Time for Change
  |  First Published: October 2006

October is a time of change in Moreton Bay as mixed warm and cool weather brings a variety of water temperatures to the bay.

After a period of hot days with northerly winds, the shallow sand flat areas and rock bars will heat up. This fires up species such as mangrove jack and estuary cod among the rocks. Tuna and mackerel will be hunting on the sand bank edges further up the bay. Flathead in the southern bay will also take advantage of the warmer sand flats by laying in ambush for baitfish in the shallows. Conversely a few days of cooler weather and southerly winds can make water temperatures plummet in the shallows, pushing much of the action back into the deeper water. So it’s worth paying attention to the weather patterns when planning a trip this month, as it can strongly affect which species will be biting where.

Flathead are right at the top of the list as a target species this month. They are in good numbers around the shoreline and sand bank edges right through the southern bay islands area. From October onwards they will start to migrate back up the rivers after their winter spawning run and will disperse throughout the rivers and bay region. Drifting the edges of sand and mud banks with the falling tide with baits like mullet fillets, whitebait, and baby blue pillies on 1/0–4/0 sized hooks is a great way to spend a few hours. If you are catching your own bait, then poddy mullet and herring make great livebait.

When baitfishing from the shore, make sure you move the bait along a couple of metres every minute or so and fan your casts out to cover as much ground as possible. Flathead don’t travel very far, preferring to sit in one spot and ambush their prey so it is important to get the bait to them rather than sit and wait for them to come to you. Trolling is another great way to catch flathead. There are some great little divers around such as Lively Lures Micro Mullet and 2.5” Mad Mullets. My favourite is the River2Sea Suspend Minnow. Just make sure you are going as slow as possible and the lures are close to the bottom and occasionally hitting the bottom as you follow the depth contours along the drop-off edges.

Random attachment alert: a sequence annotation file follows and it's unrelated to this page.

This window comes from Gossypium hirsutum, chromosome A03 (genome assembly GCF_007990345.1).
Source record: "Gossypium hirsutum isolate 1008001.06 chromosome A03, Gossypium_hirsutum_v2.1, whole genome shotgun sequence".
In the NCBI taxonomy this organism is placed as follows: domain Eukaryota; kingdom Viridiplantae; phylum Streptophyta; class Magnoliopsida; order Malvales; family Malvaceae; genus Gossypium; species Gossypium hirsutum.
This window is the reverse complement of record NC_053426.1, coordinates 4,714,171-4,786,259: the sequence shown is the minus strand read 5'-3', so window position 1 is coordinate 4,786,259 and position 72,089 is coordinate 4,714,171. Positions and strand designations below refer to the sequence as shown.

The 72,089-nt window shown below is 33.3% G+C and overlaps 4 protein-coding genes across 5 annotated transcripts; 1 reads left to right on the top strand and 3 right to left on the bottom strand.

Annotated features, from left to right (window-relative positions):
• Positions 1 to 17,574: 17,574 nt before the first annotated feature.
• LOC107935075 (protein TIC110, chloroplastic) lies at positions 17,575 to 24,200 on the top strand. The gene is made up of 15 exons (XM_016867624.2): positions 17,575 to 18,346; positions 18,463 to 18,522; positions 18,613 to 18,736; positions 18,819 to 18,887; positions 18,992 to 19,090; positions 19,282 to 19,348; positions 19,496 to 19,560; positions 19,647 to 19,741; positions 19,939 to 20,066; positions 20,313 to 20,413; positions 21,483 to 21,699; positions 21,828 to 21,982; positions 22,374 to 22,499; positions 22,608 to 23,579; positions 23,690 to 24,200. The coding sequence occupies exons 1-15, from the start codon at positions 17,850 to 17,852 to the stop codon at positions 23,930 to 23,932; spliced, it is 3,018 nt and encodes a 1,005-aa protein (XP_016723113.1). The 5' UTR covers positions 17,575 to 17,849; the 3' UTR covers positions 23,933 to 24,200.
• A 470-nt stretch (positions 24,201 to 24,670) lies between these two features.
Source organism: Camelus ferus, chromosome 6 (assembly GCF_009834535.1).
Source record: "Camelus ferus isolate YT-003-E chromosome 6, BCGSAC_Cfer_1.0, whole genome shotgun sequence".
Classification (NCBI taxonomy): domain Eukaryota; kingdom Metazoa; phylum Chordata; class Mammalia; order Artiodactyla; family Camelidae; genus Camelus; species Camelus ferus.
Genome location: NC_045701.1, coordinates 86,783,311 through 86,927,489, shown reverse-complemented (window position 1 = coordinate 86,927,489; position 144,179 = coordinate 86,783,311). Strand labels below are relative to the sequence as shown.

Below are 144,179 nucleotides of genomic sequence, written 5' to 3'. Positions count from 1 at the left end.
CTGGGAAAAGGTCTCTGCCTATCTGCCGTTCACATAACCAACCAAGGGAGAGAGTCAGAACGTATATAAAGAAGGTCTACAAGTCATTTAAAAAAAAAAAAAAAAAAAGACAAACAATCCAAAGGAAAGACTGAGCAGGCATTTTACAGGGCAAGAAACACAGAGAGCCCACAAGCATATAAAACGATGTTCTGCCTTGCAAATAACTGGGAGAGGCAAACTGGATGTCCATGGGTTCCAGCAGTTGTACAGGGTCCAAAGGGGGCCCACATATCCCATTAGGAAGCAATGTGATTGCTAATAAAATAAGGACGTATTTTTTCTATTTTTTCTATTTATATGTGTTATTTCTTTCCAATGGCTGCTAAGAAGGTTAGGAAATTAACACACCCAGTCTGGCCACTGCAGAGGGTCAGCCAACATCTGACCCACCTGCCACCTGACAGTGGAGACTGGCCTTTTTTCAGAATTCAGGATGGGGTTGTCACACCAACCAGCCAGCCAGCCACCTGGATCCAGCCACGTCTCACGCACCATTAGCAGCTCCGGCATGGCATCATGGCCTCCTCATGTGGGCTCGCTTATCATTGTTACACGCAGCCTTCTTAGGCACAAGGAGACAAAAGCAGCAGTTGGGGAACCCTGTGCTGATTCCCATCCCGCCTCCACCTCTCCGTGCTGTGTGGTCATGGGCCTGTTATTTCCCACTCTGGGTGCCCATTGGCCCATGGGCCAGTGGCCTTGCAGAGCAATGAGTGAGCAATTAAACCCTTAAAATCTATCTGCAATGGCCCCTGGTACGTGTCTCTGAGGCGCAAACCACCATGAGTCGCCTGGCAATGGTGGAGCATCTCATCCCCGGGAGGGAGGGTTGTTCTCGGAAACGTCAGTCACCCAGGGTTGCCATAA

In August, the jewfish season was in full swing with a number of good 8-15kg fish being caught. Slow hopping soft plastics has been the gun technique lately, accounting for a number of fish in the Seaway, Jumpinpin, and amongst the southern bay islands. Paddle-tail plastics such as Ecogear Grass Minnows and Powershads work well, as do large stickbaits such as Gulp Jerkshads, 6” Assassins and Zoom Superflukes. The most popular retrieve is a slow lift and drop across the bottom and the best times are around the turn of the tide when the jewies are most active.

Some quality snapper are starting to show up in the bay, the winter season produced many plate-sized fish but few of the really big ones. Hopefully this is the start of a run of larger fish in the Bay. Mud, Peel and St Helena islands have all produced well but some of the deeper holes around the bottom of Macleay Island have been holding surprisingly large fish.

As soon as the warmer weather comes in many people’s thoughts turn to pelagics such as mackerel and tuna. Smaller longtails to 6kg have started to show up in the bay and school mackerel mixed with a few larger spotties have also made an appearance. The top of Peel Island, Rous and Rainbow channels have been the best bet for finding these speedsters. They are mostly feeding on quite small baitfish so keep lures and flies small to ‘match the hatch’.

Until next month, tight lines, or for more information on the southern Moreton Bay area, come and see me at Fish Head (Cnr Broadwater Tce and Stradbroke St, Redland Bay, www.fishhead.com.au) or call us on (07) 3206 7999.

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